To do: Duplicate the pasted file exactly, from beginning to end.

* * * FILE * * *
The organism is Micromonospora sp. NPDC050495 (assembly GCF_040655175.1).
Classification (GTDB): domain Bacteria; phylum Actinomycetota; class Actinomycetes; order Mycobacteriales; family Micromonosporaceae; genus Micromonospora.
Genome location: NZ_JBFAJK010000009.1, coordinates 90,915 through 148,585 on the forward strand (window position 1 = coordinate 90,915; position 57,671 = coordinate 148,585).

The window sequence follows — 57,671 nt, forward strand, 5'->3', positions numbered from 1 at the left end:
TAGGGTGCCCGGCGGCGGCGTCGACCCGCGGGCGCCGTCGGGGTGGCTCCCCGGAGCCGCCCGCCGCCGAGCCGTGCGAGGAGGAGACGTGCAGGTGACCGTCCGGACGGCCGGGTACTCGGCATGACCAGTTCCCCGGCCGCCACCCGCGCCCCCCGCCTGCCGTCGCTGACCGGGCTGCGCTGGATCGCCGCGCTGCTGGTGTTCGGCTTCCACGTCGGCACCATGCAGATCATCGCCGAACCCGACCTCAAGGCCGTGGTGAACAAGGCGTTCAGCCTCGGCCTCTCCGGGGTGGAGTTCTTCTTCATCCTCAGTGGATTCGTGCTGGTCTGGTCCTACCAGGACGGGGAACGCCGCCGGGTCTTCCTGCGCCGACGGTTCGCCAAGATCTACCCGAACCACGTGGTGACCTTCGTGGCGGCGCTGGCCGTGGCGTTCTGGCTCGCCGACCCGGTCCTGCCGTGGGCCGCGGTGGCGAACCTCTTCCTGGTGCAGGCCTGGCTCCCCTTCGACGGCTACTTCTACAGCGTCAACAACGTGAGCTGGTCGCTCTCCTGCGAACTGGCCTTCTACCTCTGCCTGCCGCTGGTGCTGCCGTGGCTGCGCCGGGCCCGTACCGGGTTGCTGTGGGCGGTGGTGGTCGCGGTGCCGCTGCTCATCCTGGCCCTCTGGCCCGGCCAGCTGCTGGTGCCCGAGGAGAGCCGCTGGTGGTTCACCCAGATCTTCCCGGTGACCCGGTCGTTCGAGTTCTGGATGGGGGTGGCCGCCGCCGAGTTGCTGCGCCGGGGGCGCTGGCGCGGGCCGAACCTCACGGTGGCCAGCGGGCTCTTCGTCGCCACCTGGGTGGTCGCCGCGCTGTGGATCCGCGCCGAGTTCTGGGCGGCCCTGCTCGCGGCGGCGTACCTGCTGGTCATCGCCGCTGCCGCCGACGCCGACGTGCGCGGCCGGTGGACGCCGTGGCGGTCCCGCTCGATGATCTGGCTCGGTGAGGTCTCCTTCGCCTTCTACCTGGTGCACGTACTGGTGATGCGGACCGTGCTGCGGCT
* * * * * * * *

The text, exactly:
The organism is Micromonospora sp. NPDC050495 (assembly GCF_040655175.1).
Classification (GTDB): domain Bacteria; phylum Actinomycetota; class Actinomycetes; order Mycobacteriales; family Micromonosporaceae; genus Micromonospora.
Genome location: NZ_JBFAJK010000009.1, coordinates 90,915 through 148,585 on the forward strand (window position 1 = coordinate 90,915; position 57,671 = coordinate 148,585).

The window sequence follows — 57,671 nt, forward strand, 5'->3', positions numbered from 1 at the left end:
TAGGGTGCCCGGCGGCGGCGTCGACCCGCGGGCGCCGTCGGGGTGGCTCCCCGGAGCCGCCCGCCGCCGAGCCGTGCGAGGAGGAGACGTGCAGGTGACCGTCCGGACGGCCGGGTACTCGGCATGACCAGTTCCCCGGCCGCCACCCGCGCCCCCCGCCTGCCGTCGCTGACCGGGCTGCGCTGGATCGCCGCGCTGCTGGTGTTCGGCTTCCACGTCGGCACCATGCAGATCATCGCCGAACCCGACCTCAAGGCCGTGGTGAACAAGGCGTTCAGCCTCGGCCTCTCCGGGGTGGAGTTCTTCTTCATCCTCAGTGGATTCGTGCTGGTCTGGTCCTACCAGGACGGGGAACGCCGCCGGGTCTTCCTGCGCCGACGGTTCGCCAAGATCTACCCGAACCACGTGGTGACCTTCGTGGCGGCGCTGGCCGTGGCGTTCTGGCTCGCCGACCCGGTCCTGCCGTGGGCCGCGGTGGCGAACCTCTTCCTGGTGCAGGCCTGGCTCCCCTTCGACGGCTACTTCTACAGCGTCAACAACGTGAGCTGGTCGCTCTCCTGCGAACTGGCCTTCTACCTCTGCCTGCCGCTGGTGCTGCCGTGGCTGCGCCGGGCCCGTACCGGGTTGCTGTGGGCGGTGGTGGTCGCGGTGCCGCTGCTCATCCTGGCCCTCTGGCCCGGCCAGCTGCTGGTGCCCGAGGAGAGCCGCTGGTGGTTCACCCAGATCTTCCCGGTGACCCGGTCGTTCGAGTTCTGGATGGGGGTGGCCGCCGCCGAGTTGCTGCGCCGGGGGCGCTGGCGCGGGCCGAACCTCACGGTGGCCAGCGGGCTCTTCGTCGCCACCTGGGTGGTCGCCGCGCTGTGGATCCGCGCCGAGTTCTGGGCGGCCCTGCTCGCGGCGGCGTACCTGCTGGTCATCGCCGCTGCCGCCGACGCCGACGTGCGCGGCCGGTGGACGCCGTGGCGGTCCCGCTCGATGATCTGGCTCGGTGAGGTCTCCTTCGCCTTCTACCTGGTGCACGTACTGGTGATGCGGACCGTGCTGCGGCT